How to Support Your Employees’ Mental Health

The past few months have been full of challenges. We don’t like to use the word ‘unprecedented’ – but let’s face it, companies around the world are figuring out new ways of doing business. Employees are figuring out how to work from home. People are being laid off. And on top of work stress, fun social events we look forward to every year are canceled. It is a tough time; there is no doubt about it.

We feel fortunate at Harbinger to have always been a work-from-home company. There wasn’t as much pivoting to do when the pandemic hit. But that doesn’t make us immune to the stresses of ever-changing news, health guidelines, rising numbers, and many unpredictable days.

Managers have been concerned with their employees’ physical health, but we wanted to talk about how to help employees with their mental health during this difficult time. Unfortunately, the stigma surrounding mental health issues can discourage people from speaking up and asking for help.

Helping manage mental health issues in the workplace makes good business sense as well. According to the American Psychiatric Foundation, American companies lose $44 billion each year in lost productivity due to depression.

Here are six ways you can check-in with employees and let them know you support them.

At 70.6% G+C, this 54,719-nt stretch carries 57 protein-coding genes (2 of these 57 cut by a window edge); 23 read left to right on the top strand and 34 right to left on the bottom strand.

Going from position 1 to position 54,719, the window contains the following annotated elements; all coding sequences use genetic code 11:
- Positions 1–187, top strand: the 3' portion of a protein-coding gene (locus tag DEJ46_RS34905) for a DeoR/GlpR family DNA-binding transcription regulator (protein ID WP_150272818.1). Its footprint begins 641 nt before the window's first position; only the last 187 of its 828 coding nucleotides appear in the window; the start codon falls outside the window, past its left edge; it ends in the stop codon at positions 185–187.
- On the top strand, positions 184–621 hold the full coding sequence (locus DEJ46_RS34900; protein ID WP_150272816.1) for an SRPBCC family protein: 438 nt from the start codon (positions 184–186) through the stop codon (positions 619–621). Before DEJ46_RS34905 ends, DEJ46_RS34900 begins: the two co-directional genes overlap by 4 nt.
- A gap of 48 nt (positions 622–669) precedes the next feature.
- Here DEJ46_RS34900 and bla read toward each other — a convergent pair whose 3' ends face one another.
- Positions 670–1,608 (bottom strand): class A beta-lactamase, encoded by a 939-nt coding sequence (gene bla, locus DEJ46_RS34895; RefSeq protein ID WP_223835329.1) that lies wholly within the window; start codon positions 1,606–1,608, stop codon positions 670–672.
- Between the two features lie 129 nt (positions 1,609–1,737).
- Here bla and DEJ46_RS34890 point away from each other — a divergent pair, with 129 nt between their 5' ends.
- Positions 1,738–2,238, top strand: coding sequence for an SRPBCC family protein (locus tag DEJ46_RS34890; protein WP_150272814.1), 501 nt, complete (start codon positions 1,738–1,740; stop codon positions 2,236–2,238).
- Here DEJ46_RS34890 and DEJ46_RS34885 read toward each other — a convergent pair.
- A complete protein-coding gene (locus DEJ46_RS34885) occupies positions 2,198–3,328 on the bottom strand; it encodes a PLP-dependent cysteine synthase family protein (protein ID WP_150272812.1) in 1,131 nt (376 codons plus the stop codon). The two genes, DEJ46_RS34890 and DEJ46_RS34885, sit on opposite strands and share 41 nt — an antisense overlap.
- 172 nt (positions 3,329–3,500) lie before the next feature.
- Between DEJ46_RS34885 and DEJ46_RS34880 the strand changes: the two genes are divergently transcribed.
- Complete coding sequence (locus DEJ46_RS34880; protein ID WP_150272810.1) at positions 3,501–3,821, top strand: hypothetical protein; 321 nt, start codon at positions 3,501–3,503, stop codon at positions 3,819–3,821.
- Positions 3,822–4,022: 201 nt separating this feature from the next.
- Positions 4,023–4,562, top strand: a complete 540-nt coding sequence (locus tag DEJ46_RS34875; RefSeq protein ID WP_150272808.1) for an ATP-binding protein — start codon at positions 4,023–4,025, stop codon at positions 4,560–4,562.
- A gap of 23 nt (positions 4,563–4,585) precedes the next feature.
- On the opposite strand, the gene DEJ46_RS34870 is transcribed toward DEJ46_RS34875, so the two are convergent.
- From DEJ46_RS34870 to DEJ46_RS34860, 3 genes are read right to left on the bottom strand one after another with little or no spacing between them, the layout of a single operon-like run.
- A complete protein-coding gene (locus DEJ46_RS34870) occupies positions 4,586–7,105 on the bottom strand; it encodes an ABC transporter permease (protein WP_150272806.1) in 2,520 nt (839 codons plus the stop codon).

1. Help Employees Reduce Stress — Your team is working hard during challenging times. Reward their mental health with something fun! It doesn’t have to be elaborate; a small gift card, a team online BINGO game in place of a meeting, or even a surprise afternoon off can do a lot to raise people’s spirits.
  2. Team Up with Professionals — At Harbinger, we offer an Employee Assistance Program (EAP) for anyone who wishes to talk with a mental health professional. It is 100% free and confidential. If you have a program like this in place, it’s good to remind people of these resources.
  3. Keep An Eye Out For Depression — Train your management staff to learn how to recognize and intervene when an employee is depressed. For more information, contact Mental Health America or the Partnership for Workplace Mental Health.
  4. Survey Your Staff — Ask your employees what causes them stress at work, and then take steps to address any issues.
  5. Watch People’s Workloads — Keep an eye on the workloads of your employees. Also, if you notice a change in people’s work habits, take into consideration that any employees who are also parents are likely juggling the additional task of homeschooling their kids. A little extra empathy can go a long way to show you have their back.
  6. Make Yourself Available — Employees need to have a safe place to vent about what is on their mind.

Making your employees’ mental health a priority makes sense for the well-being of your entire team. Mental health issues affect one in five people, so there’s a good chance that someone on your team is suffering. Help reduce the stigma by normalizing discussions about mental health issues.

September is Suicide Awareness Month. If you or someone you know is struggling, call 1-800-273-TALK to be connected with a mental health professional.

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